How Studios are Choosing Release Dates During the COVID-19 Outbreak

As a result of the COVID-19 pandemic, movie theaters have closed for the time being, but consumers have not lost any appetite for the movie-viewing experience. So with streaming services temporarily taking over as the primary option for movie watching, how can the concept of “new releases” stay intact? How can the same fresh experience be delivered to movie-goers from the safety of their homes (and at a price comparable to a box office ticket)?

It makes little, if any economic sense for studios to stream the release of big budget films that are meant to be seen in theaters and are expected to perform well at the box office; theaters won’t stay closed forever, and a Netflix Premium monthly subscription costs $16 and allows unlimited viewing of anything on the platform. By comparison, the price of streaming versus buying a ticket or watching on-demand means a huge drop in studio revenue. So after streaming, the next best option involves pushing back the release dates of films that meet the criteria for theater-specific viewing. 

Which movies fit the bill? So far, studios seem to be postponing release dates based on three factors: the relative cost of production (splashy, big budget films like F9 from the Fast & Furious franchise), the film’s likelihood of nomination for an academy award (is it considered “Oscar bait”?) and the way the company of a crowd contributes to the enjoyment of the movie (some films are more satisfying when experienced in a group).

Films that satisfy these criteria are being postponed in order for the studios to have a shot at recouping the cost of production. Certain other movies are being released on schedule with the hope that the opportunity to stream at home will encourage viewers to pay a comparable on-demand price.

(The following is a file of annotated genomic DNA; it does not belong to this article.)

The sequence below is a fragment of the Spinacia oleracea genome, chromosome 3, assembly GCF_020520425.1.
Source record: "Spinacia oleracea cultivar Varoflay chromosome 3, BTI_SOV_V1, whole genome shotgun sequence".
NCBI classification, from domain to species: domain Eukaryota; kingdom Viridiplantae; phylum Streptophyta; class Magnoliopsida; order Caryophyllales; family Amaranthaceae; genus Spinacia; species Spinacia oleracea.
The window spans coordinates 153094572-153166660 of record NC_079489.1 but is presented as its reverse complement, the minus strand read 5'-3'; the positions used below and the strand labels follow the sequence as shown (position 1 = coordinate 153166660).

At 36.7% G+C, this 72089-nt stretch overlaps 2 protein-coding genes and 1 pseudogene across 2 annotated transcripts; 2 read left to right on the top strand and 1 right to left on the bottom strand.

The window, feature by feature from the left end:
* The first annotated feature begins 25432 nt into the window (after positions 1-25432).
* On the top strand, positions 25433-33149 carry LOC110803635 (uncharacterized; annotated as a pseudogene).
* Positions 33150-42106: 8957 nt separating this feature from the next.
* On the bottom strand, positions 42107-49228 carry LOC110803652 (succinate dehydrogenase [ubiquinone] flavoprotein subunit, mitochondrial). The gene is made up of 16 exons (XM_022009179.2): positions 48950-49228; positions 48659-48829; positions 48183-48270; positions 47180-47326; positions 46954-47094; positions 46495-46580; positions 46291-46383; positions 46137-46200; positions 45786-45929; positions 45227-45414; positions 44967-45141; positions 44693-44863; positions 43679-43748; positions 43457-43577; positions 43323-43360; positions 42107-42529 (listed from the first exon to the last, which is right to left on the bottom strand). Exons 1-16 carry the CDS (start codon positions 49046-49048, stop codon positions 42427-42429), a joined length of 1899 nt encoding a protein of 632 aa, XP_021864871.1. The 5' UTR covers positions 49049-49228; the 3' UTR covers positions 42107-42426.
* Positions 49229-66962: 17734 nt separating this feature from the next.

What about the movies that are being sent directly to streaming options? According to Erik Davis, the managing editor of Fandango, these include family films like “Trolls World Tour”, “Scoob”, and “Artemis Fowl”. Parents enjoy streaming films for home-bound children, and most family movies depend on merchandising and toy sales for a significant portion of their total revenue. These toys and items have already been shipped to retailers and are ready for sale. Due to their long shelf-life and little need for the in-theater experience, animated and family films are being pushed toward streaming at a faster rate.

The same fate may apply to low or mid-budget films that are not expected to break records at the box office, for example, “The Lovebirds”, with a reported production budget of 16 million. High-cost films, like “Black Widow” from the Marvel franchise, would lose money for studios if streamed too early, so for those would-be blockbusters, release dates will be pushed back.  Other examples include Disney’s “Mulan,” Sony’s “Ghostbusters: Afterlife,” MGM’s “No Time to Die,” and Paramount Pictures’ “Top Gun: Maverick”.

Public feelings about the pandemic also seem to encourage studios to take a chance on home viewing. Survey results published by Variety indicate that despite the partial reopening of theatres, 70% of respondents are more likely to watch a movie from home, even if/when theater viewing is an option. (The survey was taken in mid-May.)

Theaters will certainly come back, but since re-opening dates are unclear, studios need to make some careful decisions in order to generate the highest returns on investment for each film project.